If you follow the advice we provide in the recruiting section, you may find yourself with more applicants than you can handle for your new adult hunter or angler program. That's a great problem to have, but it's still a problem.
The best means to ensure that you have the “right” audience is to incorporate a screening process into registration. Simple questions regarding their past hunting/fishing and outdoor experience as well as their motivations will help you find your ideal participants. This information will also help you in customizing your program's content to your exact audience.
Filling your program slots with “first-come-first-served responders,” regardless if they meet your ideal audience, may be OK in the short-term but you miss later applicants who might have benefited more from the program and might not satisfy the needs of early applicants that aren't quite suited for the program.
But be sure to keep the list of people who register for programs but are not ideal participants. This information has several uses:
- Applicants for other programs - A person with too much hunting or cooking experience for program A might be the ideal participant for program B, and if you've saved their contact information and their screening answers, you can match them with future programs and easily ask them if they would like to participate.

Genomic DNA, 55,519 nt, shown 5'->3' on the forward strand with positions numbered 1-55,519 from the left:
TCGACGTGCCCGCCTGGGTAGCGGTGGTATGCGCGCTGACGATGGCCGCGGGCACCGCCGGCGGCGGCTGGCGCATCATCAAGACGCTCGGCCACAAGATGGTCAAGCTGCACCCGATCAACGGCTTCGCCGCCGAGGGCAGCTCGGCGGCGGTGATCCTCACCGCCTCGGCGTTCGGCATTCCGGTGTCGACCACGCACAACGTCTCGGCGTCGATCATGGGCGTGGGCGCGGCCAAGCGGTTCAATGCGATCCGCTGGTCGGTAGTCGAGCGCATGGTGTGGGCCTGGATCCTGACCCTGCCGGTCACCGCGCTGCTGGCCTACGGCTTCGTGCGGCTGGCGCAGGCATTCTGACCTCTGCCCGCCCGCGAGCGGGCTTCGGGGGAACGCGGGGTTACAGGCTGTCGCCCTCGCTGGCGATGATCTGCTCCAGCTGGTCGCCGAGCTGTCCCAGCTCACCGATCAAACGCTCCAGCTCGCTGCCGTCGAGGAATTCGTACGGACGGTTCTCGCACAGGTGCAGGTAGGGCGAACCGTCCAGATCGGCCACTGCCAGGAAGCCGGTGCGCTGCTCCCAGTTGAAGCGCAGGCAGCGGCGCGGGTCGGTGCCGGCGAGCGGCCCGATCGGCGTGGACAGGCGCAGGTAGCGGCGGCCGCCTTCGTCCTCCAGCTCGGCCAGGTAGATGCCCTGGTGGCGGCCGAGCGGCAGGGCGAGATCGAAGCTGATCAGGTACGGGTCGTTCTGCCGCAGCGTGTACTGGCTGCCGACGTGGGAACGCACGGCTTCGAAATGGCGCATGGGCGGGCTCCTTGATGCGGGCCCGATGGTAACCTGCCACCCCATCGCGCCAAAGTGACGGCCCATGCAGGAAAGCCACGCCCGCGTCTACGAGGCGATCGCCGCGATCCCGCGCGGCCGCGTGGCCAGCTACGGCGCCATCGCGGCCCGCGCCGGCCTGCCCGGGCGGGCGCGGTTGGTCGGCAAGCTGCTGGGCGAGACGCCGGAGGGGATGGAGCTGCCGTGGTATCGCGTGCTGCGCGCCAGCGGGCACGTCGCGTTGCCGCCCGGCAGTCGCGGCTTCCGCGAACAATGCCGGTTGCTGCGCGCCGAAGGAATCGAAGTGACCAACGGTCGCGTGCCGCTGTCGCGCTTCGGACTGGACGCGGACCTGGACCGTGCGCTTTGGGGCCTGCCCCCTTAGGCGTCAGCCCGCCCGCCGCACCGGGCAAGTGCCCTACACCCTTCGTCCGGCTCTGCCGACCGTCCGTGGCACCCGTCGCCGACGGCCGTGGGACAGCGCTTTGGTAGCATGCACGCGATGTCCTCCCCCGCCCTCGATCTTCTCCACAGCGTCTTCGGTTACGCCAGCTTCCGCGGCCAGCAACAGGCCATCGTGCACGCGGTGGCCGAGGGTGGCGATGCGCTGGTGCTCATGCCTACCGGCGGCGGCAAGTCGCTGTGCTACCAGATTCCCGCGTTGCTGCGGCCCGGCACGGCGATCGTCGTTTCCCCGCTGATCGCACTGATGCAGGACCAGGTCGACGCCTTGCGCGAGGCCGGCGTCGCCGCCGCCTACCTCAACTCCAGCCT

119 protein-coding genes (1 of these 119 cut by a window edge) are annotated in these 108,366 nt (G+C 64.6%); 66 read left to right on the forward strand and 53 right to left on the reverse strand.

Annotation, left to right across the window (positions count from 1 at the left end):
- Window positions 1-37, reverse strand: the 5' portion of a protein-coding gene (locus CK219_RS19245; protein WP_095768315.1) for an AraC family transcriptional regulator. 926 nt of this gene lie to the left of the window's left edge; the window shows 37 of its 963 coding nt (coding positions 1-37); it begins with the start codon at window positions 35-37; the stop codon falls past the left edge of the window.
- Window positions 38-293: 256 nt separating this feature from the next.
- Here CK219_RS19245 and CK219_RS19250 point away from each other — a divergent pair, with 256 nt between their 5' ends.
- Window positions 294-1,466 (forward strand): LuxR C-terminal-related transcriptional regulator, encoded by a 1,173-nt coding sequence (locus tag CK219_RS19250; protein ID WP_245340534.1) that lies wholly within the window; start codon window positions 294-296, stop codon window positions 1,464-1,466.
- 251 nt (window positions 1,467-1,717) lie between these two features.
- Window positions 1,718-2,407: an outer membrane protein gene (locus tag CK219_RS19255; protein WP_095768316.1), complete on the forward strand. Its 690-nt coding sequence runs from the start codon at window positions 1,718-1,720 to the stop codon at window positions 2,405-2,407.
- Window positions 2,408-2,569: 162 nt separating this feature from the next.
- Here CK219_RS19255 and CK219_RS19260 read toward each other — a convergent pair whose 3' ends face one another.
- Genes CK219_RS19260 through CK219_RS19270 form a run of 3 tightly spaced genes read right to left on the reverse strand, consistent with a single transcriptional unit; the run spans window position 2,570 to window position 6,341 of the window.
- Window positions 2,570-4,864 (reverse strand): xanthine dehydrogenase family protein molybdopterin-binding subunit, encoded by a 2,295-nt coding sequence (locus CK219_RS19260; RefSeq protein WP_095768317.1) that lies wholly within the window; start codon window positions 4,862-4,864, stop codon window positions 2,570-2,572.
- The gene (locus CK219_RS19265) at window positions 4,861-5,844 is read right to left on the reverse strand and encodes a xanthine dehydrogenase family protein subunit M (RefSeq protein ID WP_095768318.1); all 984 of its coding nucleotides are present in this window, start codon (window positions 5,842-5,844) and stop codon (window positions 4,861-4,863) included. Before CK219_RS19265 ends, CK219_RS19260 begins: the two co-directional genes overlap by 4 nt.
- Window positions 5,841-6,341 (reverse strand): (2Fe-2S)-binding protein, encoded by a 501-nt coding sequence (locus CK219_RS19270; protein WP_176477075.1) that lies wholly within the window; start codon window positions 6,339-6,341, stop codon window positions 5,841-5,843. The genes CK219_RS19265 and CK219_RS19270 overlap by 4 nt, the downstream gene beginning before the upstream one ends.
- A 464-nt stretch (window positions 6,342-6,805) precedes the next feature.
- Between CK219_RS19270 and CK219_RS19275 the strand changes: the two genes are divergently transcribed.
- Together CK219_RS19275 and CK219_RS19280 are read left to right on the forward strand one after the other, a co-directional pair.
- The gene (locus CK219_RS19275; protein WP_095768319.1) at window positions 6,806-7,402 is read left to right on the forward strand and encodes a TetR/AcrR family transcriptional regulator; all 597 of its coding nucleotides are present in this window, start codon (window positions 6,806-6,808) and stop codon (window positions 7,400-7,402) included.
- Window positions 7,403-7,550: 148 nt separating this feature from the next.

- Ideas for new programs - The individuals you screen out of programs may also uncover needs for new additional programs. If you screen out 15 people from a beginning deer hunting class because they want to hunt geese, then you have uncovered the need for a beginning waterfowl hunting program. And once you have developed it, you can contact those 15 people first and ask if they would like to participate.
- Feedback on your marketing efforts - If you recruit a much larger number of participants than you can handle and they don't all match up well with the program you are promoting, your marketing and communications strategies are not quite precise enough. If you recruit too many applicants and they fit the bill perfectly, you have either promoted too aggressively or underestimated the size of the market for that program. If you don't get enough registrations or very few of your applicants match up with the program, you are not promoting to the right people or there just isn't much interest in the program as you have presented it.
Once you have identified your participants and filled your class, a more in-depth survey may be used to determine their baseline of skills and knowledge. Establishing this baseline will be extremely important when the time comes to measure your program's impact.